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Hamburger Review: Whitman's, NYC

If nothing else, Whitman's deserves credit for their dedication to Burger Craft. The small burger joint—they have a a handful of seats on the top floor and some more downstairs—sources their beef from no less than three different vendors (including one that doesn't even deliver—they pick it up themselves) and their bread from at least two. Further, they employ three different cooking techniques while drawing inspiration from a variety of regional styles. This would all be for naught if their burgers were lackluster, but aside from one curious composition I found the opposite to be the case. There's some original thinking going on here, while still honoring the hamburgers storied and illustrious past. Take Whitman's Juicy Lucy for example. It's not the classic version popularized at Matt's Bar and the 5-8 Club in Minneapolis. Rather, it's an amalgam of the Midwestern Juicy Lucy and the pimento cheese burger popular in the South, but proves a worthy homage to both. Pimento cheese for the uninitiated is a mixture of cheese (typically sharp cheddar), pimento peppers, and mayonnaise which is typically placed on top of, rather than inside, a burger patty.

Heed the warning on the menu: The Juicy Lucy is extremely hot and it might squirt.

A short rib blend sourced from Pat La Frieda is stuffed with pimento cheese and then griddled. Unlike many cheese stuffed burgers that need to be cooked well done to ensure that the cheese inside melts fully, the mayonnaise in the pimento cheese allows it to melt quicker and thus one can get a medium burger with a melted center. This is highly desirable when the beef is as good as it is in Whitman's Juicy Lucy.

The Walt is Whitman's priciest offering: a $15 dry aged grass fed beef patty sourced from The Meat Hook. It comes with lettuce and tomato on a Blue Ribbon bakery bun and a side of fries. Cheese adds a buck, bacon two. I don't think you'll need either. Unlike the other burgers on the menu which are griddled, this one is grilled because that's how butcher Tom Mylan of The Meat Hook recommended they cook it. Those looking for an extremely funky blue cheese-like flavor to the beef will be disappointed. Rather, it has a very clean, fresh flavor. It's arguably more purely beefy than a more funky dry age product, but perhaps not as complex. The resulting burger is most evocative of a backyard cookout—the beef getting a nice charring and some pronounced hatch marks along with a smoky sweetness from the grill. The bun is equally good: Spongy and fresh, it's a perfect match for the beef both structurally and texturally.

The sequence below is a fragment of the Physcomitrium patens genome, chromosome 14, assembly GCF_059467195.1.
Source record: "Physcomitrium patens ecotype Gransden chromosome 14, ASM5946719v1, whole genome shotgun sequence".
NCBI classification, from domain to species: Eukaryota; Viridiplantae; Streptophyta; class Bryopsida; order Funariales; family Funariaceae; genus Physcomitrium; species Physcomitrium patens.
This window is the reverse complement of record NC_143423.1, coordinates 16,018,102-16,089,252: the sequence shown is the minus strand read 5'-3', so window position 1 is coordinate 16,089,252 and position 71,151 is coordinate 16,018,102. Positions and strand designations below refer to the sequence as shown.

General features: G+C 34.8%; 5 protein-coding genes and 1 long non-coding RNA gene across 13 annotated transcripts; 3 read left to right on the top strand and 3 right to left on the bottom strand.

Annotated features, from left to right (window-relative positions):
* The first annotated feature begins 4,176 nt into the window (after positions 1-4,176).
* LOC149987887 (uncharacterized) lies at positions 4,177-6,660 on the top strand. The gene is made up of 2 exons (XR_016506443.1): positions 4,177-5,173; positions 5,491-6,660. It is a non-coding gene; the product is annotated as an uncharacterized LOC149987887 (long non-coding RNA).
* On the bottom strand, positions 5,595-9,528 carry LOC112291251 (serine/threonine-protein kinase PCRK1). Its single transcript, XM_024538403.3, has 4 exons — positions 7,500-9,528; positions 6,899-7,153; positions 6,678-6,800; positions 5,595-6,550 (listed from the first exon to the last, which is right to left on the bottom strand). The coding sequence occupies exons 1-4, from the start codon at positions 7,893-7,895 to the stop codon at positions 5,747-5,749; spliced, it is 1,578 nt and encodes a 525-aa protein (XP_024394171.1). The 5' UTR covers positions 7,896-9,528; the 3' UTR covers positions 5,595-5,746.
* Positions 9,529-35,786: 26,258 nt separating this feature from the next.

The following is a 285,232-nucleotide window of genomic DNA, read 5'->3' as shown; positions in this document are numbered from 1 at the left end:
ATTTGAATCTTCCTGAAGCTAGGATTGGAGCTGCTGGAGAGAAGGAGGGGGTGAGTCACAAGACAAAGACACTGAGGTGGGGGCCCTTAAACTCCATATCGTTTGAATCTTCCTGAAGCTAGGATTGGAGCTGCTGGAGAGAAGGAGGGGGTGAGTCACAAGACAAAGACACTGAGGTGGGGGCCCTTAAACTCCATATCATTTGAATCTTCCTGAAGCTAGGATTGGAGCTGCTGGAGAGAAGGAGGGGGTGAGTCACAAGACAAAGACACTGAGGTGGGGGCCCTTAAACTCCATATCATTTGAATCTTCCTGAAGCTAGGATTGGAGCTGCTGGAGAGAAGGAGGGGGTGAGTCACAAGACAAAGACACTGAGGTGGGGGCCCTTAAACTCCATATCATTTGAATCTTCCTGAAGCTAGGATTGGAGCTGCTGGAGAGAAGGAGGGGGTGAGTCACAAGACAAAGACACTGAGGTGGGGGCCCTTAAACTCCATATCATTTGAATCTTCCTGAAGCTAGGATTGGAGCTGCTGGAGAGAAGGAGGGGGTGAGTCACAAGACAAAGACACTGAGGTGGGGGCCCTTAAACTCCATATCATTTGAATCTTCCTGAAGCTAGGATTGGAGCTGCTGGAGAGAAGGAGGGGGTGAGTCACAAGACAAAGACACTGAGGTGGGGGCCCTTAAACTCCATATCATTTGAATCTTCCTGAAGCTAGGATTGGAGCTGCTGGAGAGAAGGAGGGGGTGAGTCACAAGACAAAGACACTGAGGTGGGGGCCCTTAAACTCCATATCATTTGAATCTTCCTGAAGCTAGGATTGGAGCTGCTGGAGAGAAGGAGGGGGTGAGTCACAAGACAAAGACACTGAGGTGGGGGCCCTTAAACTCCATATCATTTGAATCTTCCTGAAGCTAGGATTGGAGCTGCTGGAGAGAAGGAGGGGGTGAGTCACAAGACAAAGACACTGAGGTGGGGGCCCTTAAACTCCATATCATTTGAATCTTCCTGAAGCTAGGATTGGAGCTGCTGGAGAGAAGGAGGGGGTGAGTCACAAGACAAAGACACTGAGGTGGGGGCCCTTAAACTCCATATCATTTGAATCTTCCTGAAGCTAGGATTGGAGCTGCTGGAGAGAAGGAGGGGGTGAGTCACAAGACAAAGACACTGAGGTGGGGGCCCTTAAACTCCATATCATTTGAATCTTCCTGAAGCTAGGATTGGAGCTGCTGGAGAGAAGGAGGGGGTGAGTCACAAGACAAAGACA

About the only disappointment I experienced at Whitman's was the dreadful PB&B; Burger. It combines bacon and peanut butter—the culinary refuge of scoundrels and the lazy. Add either one to a dish and you don't have to work much beyond that. Especially when it's applied in the quantities that I was given on my burger—I could taste little aside from peanut butter and what little else I could taste was bacon. The organic peanut butter would have been delicious on a slice of Pullman bread with a schmear of jam from the Farmer's Market, and the bacon was a worthy addition to a breakfast plate. But on the burger they completely masked the taste of the beef itself. If you love bacon and peanut butter and hate the taste of beef this is the burger for you.

But all was forgiven when I bit into the Upstate Burger. The beef is grass fed, sourced from yet another vendor than the Juicy or the Walt. Served on a potato roll with American cheese it looks like a Shake Shack burger, but it doesn't taste like one. It's not quite a juicy and not nearly as sweet but it has a more savory taste—a hearty, earthy beefiness. It had a superb salty, thick crust. It was matched perfectly to the potato roll and didn't require the lettuce, tomato, onion and special sauce that come standard with it. It's a delicious hamburger by any measure and particularly impressive considering its use of grass fed beef.

The sides are uniformly excellent. The fries and fried pickles might be the most obvious choices, but don't miss the crack kale.

Apart from the PB&B; I loved the other burgers at Whitman's. They were all cooked to order—rare on the Walt and Upstate, medium on the Juicy Lucy and PB&B;—and they all came out correct. While the Juicy Lucy might garner the most attention, and it is admittedly one of the most original burgers I have tried lately, I found the understated simplicity of the Upstate to be my favorite. The Walt was also very good, but I prefer griddled over grilled, and if I'm going to spring for dry aged prices I want it to be funky and blue cheesy. The Walt is far too restrained in this regard for my taste.


406 East 9th Street New York NY 10009


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